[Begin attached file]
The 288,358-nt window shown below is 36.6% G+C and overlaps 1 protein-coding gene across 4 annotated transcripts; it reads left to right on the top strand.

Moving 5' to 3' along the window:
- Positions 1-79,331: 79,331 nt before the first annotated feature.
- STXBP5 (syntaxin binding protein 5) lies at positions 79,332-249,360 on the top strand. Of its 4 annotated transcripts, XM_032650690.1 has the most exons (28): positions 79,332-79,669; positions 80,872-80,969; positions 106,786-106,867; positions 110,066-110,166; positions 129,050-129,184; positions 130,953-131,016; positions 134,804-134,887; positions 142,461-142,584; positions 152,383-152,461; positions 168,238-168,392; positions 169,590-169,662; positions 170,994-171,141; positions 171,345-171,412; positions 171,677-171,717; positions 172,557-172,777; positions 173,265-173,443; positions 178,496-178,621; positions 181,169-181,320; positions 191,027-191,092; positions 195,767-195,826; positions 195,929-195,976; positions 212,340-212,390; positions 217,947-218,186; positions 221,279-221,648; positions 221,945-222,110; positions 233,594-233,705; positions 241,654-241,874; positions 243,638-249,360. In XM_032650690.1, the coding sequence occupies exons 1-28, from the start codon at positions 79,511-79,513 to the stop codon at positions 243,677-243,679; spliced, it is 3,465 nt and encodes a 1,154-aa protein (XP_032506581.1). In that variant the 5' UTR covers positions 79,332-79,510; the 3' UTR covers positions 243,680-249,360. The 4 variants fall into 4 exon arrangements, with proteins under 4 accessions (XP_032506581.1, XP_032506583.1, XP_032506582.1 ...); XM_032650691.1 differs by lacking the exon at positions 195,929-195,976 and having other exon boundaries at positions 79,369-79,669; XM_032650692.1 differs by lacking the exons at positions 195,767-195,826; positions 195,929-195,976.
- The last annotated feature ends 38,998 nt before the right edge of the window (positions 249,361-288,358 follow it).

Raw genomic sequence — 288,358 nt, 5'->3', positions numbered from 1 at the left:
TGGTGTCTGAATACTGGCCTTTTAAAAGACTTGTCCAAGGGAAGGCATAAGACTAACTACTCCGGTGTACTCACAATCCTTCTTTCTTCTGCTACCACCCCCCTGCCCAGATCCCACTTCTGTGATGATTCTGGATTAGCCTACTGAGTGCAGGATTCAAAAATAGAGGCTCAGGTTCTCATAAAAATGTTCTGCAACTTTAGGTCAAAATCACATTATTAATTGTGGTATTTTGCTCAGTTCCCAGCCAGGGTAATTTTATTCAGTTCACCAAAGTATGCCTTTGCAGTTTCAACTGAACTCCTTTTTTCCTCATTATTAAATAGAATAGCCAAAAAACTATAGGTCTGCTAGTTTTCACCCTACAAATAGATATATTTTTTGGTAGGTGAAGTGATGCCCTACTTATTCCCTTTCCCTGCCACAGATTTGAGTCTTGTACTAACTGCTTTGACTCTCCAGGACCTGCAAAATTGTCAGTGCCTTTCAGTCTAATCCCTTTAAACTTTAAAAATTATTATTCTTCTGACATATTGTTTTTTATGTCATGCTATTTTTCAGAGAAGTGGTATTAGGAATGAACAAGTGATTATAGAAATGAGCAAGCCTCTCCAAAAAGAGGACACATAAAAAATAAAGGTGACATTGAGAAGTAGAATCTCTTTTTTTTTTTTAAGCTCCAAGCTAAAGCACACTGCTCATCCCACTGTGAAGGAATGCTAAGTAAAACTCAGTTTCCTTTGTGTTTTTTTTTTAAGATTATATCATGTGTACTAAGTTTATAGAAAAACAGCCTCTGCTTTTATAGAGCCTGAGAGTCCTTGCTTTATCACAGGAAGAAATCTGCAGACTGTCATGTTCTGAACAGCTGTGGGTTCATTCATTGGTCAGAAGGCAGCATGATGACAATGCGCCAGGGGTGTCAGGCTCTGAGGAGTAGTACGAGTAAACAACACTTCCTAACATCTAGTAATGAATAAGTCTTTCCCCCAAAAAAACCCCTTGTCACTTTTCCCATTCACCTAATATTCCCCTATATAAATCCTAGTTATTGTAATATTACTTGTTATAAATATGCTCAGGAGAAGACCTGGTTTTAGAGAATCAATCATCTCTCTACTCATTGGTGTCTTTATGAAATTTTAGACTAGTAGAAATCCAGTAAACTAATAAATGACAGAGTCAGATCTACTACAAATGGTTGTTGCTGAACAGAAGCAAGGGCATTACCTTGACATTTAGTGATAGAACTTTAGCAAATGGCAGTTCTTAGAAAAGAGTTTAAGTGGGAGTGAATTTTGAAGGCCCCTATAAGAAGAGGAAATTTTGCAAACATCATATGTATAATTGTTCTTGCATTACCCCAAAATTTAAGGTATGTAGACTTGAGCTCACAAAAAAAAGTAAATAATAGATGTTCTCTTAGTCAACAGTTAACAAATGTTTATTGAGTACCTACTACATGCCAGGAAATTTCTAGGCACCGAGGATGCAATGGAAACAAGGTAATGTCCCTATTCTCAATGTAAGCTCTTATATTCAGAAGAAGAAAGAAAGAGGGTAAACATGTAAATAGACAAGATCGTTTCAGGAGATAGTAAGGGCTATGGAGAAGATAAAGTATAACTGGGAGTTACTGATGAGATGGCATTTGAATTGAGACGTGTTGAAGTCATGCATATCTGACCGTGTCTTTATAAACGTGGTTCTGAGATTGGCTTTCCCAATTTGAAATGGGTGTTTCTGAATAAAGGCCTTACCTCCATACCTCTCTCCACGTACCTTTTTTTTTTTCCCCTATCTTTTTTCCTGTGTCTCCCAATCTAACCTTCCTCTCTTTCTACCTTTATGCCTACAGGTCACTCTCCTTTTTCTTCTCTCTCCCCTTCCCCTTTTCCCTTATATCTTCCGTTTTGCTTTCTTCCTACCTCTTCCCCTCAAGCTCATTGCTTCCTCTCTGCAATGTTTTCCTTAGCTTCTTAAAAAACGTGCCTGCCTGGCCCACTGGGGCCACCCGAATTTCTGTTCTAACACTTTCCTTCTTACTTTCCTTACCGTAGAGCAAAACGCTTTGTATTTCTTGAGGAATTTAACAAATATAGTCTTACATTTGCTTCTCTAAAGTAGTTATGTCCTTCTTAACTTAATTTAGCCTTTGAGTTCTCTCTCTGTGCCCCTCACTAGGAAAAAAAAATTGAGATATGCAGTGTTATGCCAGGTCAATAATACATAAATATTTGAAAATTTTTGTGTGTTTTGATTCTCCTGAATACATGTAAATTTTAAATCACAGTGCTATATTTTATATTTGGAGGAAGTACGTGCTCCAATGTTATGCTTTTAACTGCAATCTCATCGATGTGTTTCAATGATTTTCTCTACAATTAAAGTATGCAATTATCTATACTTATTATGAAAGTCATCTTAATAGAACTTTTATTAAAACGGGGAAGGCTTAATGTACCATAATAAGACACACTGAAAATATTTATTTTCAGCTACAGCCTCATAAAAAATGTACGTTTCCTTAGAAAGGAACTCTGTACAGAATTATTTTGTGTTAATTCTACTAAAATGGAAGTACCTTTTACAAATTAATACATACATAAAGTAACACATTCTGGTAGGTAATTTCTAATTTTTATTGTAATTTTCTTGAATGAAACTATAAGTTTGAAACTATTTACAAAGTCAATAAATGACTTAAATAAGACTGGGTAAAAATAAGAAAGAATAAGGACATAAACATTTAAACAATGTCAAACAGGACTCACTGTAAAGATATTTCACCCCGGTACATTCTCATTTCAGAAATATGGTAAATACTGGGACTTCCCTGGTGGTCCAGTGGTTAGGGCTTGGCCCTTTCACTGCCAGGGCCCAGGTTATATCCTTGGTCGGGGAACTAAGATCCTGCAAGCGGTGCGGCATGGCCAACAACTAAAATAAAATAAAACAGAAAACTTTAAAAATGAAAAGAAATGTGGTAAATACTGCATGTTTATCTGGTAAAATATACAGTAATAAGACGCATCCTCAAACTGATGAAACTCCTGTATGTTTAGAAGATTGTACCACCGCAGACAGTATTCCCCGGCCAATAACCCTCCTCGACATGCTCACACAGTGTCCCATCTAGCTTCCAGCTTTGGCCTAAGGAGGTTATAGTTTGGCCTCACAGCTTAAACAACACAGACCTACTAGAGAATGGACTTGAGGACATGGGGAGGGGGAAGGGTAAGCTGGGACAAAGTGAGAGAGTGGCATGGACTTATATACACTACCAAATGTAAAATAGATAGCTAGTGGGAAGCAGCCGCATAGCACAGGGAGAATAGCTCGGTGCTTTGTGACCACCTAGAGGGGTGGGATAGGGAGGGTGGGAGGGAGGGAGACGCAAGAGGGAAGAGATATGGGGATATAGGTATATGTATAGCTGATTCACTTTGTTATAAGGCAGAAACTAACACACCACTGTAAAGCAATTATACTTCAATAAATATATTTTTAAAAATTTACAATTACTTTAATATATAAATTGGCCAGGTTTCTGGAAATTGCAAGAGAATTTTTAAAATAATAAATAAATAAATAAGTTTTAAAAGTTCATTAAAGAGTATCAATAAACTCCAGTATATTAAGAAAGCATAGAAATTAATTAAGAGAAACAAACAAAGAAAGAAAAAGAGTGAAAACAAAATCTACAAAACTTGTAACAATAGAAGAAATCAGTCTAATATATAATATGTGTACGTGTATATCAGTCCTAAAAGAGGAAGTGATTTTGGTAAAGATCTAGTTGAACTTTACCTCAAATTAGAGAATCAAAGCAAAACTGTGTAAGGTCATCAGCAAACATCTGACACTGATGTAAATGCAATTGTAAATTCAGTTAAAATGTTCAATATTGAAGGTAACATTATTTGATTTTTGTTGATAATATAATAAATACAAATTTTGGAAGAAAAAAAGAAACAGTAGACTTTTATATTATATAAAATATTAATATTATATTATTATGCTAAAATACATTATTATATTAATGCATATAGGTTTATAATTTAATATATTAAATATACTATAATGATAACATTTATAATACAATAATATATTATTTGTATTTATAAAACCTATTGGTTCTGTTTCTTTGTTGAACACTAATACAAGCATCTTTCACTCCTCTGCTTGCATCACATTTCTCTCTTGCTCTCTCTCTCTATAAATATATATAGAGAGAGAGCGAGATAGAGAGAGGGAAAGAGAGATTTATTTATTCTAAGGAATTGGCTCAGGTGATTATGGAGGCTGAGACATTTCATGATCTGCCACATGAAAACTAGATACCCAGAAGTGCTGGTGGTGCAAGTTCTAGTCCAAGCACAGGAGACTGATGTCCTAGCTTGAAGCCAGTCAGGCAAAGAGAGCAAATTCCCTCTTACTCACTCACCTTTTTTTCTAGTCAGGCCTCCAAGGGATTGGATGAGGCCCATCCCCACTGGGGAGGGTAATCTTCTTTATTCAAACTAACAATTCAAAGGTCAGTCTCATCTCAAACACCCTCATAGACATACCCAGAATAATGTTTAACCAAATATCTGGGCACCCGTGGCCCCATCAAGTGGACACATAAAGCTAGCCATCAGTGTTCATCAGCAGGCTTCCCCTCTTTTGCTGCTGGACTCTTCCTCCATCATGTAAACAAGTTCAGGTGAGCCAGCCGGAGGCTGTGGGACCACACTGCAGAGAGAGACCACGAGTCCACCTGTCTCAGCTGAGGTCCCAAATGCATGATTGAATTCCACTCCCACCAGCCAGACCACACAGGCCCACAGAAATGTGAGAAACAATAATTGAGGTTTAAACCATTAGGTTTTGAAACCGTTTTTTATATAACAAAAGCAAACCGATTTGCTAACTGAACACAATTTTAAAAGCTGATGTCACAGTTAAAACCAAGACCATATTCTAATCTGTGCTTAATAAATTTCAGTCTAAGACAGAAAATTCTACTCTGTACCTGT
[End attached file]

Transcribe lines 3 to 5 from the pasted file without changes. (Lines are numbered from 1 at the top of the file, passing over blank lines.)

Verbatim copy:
- Positions 1-79,331: 79,331 nt before the first annotated feature.
- STXBP5 (syntaxin binding protein 5) lies at positions 79,332-249,360 on the top strand. Of its 4 annotated transcripts, XM_032650690.1 has the most exons (28): positions 79,332-79,669; positions 80,872-80,969; positions 106,786-106,867; positions 110,066-110,166; positions 129,050-129,184; positions 130,953-131,016; positions 134,804-134,887; positions 142,461-142,584; positions 152,383-152,461; positions 168,238-168,392; positions 169,590-169,662; positions 170,994-171,141; positions 171,345-171,412; positions 171,677-171,717; positions 172,557-172,777; positions 173,265-173,443; positions 178,496-178,621; positions 181,169-181,320; positions 191,027-191,092; positions 195,767-195,826; positions 195,929-195,976; positions 212,340-212,390; positions 217,947-218,186; positions 221,279-221,648; positions 221,945-222,110; positions 233,594-233,705; positions 241,654-241,874; positions 243,638-249,360. In XM_032650690.1, the coding sequence occupies exons 1-28, from the start codon at positions 79,511-79,513 to the stop codon at positions 243,677-243,679; spliced, it is 3,465 nt and encodes a 1,154-aa protein (XP_032506581.1). In that variant the 5' UTR covers positions 79,332-79,510; the 3' UTR covers positions 243,680-249,360. The 4 variants fall into 4 exon arrangements, with proteins under 4 accessions (XP_032506581.1, XP_032506583.1, XP_032506582.1 ...); XM_032650691.1 differs by lacking the exon at positions 195,929-195,976 and having other exon boundaries at positions 79,369-79,669; XM_032650692.1 differs by lacking the exons at positions 195,767-195,826; positions 195,929-195,976.
- The last annotated feature ends 38,998 nt before the right edge of the window (positions 249,361-288,358 follow it).